In some cases it was not possible to assign the countermelody to the left keyboard due to technical limitations of the instrument, which does not go beyond the A of the third octave (or B flat in the case of model 144 Einheits). In this case I preferred not to lower an octave but to assign the countermelody to the right hand (from bars 29 to 31) to be played together with the main melody.

However, this option was not possible for bars 39 to 42, and in that case the counterpoint has been divided: I assigned the upper notes to the right keyboard (together with the melody) and the lower ones to the left, along with the bass.

Bars 39 to 43 comparison.

Prélude 18 (C.Franck), bars 39 to 42: organ and bandoneón versions comparison.


Studying the score, the great work required to the left hand in order to perform the double function of manual + pedal board will be evident. Fortunately the "chaotic" keyboard of the bandonón mixes highs and lows without a serial criterion and allows you to cover distant intervals easily.

The bandoneón 144 or "Einheits" proved to be more versatile than the 142, thanks to the greater range at the left keyboard (the aforementioned B flat) which instead passes to the lower octave for 142, as indicated in the score (bars 23-25).

Performance

From the interpretative point of view it is a piece of the "choral" type to be performed continuously, maintaining equality between the opening and the closing without making the bellows changes heard.

The expressive effects are to be used with balance, first of all ensuring the stability and homogeneity of the sound line.

While performing it is important to make you feel good polyphony. Applying the "non legato" helps to slightly detect that voice that would otherwise be obscured by long notes.

The long pedal notes can be slightly reduced in their duration to "lighten" the sound and allow the preparation of the position of the next bar.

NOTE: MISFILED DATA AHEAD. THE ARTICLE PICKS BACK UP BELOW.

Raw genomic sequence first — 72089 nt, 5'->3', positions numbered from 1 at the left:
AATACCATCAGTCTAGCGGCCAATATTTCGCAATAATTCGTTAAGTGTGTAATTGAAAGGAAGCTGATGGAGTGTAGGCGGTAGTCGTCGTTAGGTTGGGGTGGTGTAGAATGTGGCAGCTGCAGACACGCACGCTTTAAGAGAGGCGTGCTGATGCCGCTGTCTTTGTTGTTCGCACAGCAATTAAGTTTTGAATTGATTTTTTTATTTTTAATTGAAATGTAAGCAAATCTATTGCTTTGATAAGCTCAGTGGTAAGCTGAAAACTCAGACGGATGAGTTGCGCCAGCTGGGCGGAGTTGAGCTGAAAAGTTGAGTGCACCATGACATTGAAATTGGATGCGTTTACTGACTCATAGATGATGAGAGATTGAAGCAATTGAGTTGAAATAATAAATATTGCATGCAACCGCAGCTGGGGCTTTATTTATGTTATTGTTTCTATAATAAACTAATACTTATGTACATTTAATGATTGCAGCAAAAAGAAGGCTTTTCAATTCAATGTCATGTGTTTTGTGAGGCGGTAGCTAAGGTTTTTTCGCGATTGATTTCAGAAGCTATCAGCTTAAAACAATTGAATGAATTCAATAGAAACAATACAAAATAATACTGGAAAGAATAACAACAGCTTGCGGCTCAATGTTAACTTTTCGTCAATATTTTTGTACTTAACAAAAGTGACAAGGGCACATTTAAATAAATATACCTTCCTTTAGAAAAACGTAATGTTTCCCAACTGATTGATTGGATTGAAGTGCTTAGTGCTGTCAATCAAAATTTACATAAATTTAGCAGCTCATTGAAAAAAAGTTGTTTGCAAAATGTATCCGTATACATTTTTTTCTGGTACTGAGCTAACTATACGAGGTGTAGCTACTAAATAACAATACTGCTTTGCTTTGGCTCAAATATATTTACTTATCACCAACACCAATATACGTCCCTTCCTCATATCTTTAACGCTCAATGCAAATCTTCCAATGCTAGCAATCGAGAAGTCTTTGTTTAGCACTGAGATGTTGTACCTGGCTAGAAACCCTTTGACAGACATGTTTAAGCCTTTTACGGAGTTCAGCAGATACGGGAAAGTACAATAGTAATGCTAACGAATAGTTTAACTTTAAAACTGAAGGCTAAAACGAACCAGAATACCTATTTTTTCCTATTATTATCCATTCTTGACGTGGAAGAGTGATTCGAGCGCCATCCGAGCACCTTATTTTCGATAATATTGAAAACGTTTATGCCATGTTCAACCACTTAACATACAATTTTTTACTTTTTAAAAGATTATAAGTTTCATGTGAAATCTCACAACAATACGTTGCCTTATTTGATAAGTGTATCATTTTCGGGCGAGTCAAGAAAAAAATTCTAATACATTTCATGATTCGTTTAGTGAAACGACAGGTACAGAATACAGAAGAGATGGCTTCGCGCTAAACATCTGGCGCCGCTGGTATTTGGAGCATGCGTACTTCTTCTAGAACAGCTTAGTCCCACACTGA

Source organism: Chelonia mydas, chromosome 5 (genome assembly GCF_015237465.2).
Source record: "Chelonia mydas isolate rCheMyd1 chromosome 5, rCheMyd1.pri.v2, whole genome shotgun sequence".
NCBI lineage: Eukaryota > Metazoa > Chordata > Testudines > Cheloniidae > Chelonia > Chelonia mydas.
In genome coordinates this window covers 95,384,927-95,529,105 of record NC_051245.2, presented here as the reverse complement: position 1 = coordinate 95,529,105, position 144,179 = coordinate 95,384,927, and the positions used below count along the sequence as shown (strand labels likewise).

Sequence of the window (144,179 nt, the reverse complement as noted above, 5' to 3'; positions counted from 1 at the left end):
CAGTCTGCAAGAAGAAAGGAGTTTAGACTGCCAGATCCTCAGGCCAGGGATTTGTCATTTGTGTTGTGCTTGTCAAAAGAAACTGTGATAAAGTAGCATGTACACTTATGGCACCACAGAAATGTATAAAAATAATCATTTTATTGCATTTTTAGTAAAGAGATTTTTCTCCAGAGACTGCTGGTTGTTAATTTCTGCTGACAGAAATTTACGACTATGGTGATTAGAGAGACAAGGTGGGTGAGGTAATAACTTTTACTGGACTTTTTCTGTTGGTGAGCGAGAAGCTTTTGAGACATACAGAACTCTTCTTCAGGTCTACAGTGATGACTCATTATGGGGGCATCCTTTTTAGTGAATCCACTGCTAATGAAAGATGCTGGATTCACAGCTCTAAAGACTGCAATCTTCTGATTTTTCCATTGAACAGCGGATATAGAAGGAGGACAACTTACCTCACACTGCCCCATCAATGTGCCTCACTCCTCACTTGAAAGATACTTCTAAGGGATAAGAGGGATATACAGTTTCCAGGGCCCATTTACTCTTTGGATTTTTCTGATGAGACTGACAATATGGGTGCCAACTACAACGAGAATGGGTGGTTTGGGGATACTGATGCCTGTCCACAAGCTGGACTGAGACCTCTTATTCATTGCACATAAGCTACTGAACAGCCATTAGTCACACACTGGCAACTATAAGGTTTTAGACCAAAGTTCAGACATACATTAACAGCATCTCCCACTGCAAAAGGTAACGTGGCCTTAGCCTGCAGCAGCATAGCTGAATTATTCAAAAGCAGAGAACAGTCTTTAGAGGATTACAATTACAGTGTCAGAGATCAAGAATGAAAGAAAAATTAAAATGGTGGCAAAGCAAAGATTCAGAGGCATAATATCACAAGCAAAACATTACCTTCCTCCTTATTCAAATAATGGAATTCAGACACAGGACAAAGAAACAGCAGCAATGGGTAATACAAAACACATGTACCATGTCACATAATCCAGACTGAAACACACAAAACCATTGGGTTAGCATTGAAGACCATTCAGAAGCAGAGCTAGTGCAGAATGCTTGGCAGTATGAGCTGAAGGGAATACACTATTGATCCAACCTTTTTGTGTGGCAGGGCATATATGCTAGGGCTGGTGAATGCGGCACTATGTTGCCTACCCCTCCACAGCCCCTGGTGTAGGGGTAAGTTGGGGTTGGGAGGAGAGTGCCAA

The piano and pianissimo will be difficult to achieve for those who play vintage instruments, while the dynamic difference will be more noticeable with brand new instruments.

What about the Fugue and the Variation?

As mentioned at the beginning, the original work consists of a prelude, a fugue and a variation. I believe that it is impossible to transcribe the fugue without mutilating or drastically distorting the original work, so I gave it up from the start.

I have not transcribed the variation, even though I believe it possible, because I believe that performing the prelude and the variation without the fugue would make no sense, if not as a pure technical or style exercise.

Conclusion

This is my first transcription for bandoneón of organ music. It was a training experience above all to get to know better the possibilities and limits of the bandoneón.

As mentioned in this article, bandoneón for me represents the "entrance door" to organistic repertoire.

In fact, I do not hide the desire to fully explore this repertoire with the bandoneón. With the typical optimism of those who don't know what they're getting into, I imagine one day being able to play with bandoneón the organ works of Bach, Flor Peeters, Brahms, Duruflé and all other great masters of the king of instruments.